Paul Revere Heritage Project


Paul Revere Monument

Within just a few minutes walk from PR house right on the Freedom Trail, Boston North End visitors will find two other landmarks connected with the name of Revere. Paul Revere Mall with an equestrian statue of the famous patriot and the Old North Church are both located just of the touristy Hanover Street.

The PR mall is a nice little brick-paved park with a fountain and shady trees. Other than the statue you can find tablets on the wall that describe the famous people and places in the history of the North End.

The statue of Revere is one of the most photographed sculptures in Boston. Not surprisingly the sculptor portrayed Revere during the famous Midnight Ride, but unlike many illustrations where PR is showing galloping full speed, the motion of the bronze Revere seems to more dignified.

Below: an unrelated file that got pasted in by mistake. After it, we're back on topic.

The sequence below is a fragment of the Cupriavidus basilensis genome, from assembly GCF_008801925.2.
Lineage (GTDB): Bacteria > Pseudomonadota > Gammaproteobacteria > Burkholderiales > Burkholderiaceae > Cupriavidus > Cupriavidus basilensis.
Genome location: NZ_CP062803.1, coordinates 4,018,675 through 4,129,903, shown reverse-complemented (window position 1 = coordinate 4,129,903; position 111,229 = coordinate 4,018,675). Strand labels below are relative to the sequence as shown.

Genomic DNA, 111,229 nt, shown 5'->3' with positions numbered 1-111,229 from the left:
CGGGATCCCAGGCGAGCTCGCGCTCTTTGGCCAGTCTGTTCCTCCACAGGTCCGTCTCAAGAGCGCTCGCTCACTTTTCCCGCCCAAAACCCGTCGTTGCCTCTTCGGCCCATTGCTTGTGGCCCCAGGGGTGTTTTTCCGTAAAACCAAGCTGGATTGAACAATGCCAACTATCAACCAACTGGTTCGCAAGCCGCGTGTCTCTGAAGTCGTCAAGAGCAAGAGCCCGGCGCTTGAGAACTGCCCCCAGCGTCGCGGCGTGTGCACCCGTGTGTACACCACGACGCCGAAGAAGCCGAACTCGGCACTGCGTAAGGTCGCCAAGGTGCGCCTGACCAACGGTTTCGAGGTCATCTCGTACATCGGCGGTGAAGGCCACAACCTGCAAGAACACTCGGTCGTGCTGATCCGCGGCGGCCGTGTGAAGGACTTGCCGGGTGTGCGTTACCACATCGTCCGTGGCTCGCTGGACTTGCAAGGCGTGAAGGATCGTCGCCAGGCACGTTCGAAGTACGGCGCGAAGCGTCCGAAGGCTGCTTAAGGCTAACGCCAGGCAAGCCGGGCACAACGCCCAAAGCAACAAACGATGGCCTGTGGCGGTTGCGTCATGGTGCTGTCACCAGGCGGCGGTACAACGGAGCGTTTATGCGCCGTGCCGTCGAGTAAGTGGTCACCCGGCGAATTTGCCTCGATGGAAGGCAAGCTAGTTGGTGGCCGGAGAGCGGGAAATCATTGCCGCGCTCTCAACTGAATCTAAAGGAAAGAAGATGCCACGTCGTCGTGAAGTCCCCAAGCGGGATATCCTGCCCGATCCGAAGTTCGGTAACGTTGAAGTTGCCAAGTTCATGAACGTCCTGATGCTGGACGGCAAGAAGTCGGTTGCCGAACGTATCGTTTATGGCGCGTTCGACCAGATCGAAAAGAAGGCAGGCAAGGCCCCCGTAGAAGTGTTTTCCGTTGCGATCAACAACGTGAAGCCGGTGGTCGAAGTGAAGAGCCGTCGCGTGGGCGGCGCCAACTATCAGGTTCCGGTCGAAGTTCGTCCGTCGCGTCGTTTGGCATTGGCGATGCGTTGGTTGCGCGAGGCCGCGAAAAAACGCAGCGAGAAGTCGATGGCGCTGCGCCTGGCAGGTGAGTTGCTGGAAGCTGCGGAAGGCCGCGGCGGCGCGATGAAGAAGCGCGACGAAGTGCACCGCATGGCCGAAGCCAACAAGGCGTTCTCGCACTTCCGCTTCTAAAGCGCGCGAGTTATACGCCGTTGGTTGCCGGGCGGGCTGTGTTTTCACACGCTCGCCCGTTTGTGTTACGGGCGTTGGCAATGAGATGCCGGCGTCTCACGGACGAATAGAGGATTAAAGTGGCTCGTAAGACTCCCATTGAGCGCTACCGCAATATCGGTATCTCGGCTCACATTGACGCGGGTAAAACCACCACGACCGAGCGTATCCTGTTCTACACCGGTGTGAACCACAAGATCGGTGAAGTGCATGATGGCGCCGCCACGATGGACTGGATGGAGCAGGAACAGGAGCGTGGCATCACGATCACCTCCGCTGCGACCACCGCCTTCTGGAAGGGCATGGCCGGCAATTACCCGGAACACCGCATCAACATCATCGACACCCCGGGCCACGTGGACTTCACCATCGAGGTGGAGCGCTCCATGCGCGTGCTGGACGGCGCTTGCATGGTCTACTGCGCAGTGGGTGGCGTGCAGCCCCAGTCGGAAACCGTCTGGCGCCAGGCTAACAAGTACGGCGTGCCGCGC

Although the statue is one of the most recognized landmarks in Boston, it is hard to imagine that it has quite an uneasy history, taking 16 years to create and 40 years to install in its present place. The sculptor Cyrus Edwin Dallin began working on it in 1883, more than 20 years after the name of Revere was immortalized by Henry Wadsworth Longfellow in his poem in 1860. Dallin was not a Boston native but was at the time a teacher at the Masschusetts State Normal Art School when he received the contract. The final version was the 5th or 8th (by different accounts) created by the sculptor when the commission finalized the design in 1899. May be this was due to the fact that the sculptor was only 22 when he was awarded the contract. But it was not until September 22, 1940 when the statue was opened to public. Dallin died four years later in 1944.

Revere was one of the first famous works of the sculptor, but during his life he created more thatn 260 works. Other well recognized sculptures are the angel Moroni atop the Salt Lake City Temple which became a symbol of the Church of Jesus Christ of Latter-day Saints and the Appeal to the Great Spirit monument that currently stands in front of the Museum of Fine Arts in Boston.